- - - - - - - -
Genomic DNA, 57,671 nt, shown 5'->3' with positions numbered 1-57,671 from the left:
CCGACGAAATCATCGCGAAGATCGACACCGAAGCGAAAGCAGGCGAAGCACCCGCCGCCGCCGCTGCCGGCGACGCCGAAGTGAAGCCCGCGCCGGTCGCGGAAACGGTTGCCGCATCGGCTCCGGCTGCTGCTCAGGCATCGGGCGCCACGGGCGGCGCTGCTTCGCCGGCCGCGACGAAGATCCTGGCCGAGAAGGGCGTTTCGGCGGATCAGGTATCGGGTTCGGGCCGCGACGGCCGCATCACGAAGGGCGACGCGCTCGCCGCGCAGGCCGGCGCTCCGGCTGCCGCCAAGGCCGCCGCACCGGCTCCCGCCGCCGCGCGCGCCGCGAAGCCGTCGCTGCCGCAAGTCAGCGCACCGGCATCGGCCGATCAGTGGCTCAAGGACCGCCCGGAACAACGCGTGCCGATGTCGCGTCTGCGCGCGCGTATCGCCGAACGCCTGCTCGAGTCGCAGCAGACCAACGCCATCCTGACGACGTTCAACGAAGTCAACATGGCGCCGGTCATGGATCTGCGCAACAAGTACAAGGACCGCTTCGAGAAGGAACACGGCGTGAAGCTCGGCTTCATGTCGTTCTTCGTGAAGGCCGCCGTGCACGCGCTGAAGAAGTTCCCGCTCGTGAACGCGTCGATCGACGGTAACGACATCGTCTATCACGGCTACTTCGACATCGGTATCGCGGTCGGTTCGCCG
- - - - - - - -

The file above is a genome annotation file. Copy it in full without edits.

Genomic DNA, 57,671 nt, shown 5'->3' with positions numbered 1-57,671 from the left:
CCGACGAAATCATCGCGAAGATCGACACCGAAGCGAAAGCAGGCGAAGCACCCGCCGCCGCCGCTGCCGGCGACGCCGAAGTGAAGCCCGCGCCGGTCGCGGAAACGGTTGCCGCATCGGCTCCGGCTGCTGCTCAGGCATCGGGCGCCACGGGCGGCGCTGCTTCGCCGGCCGCGACGAAGATCCTGGCCGAGAAGGGCGTTTCGGCGGATCAGGTATCGGGTTCGGGCCGCGACGGCCGCATCACGAAGGGCGACGCGCTCGCCGCGCAGGCCGGCGCTCCGGCTGCCGCCAAGGCCGCCGCACCGGCTCCCGCCGCCGCGCGCGCCGCGAAGCCGTCGCTGCCGCAAGTCAGCGCACCGGCATCGGCCGATCAGTGGCTCAAGGACCGCCCGGAACAACGCGTGCCGATGTCGCGTCTGCGCGCGCGTATCGCCGAACGCCTGCTCGAGTCGCAGCAGACCAACGCCATCCTGACGACGTTCAACGAAGTCAACATGGCGCCGGTCATGGATCTGCGCAACAAGTACAAGGACCGCTTCGAGAAGGAACACGGCGTGAAGCTCGGCTTCATGTCGTTCTTCGTGAAGGCCGCCGTGCACGCGCTGAAGAAGTTCCCGCTCGTGAACGCGTCGATCGACGGTAACGACATCGTCTATCACGGCTACTTCGACATCGGTATCGCGGTCGGTTCGCCG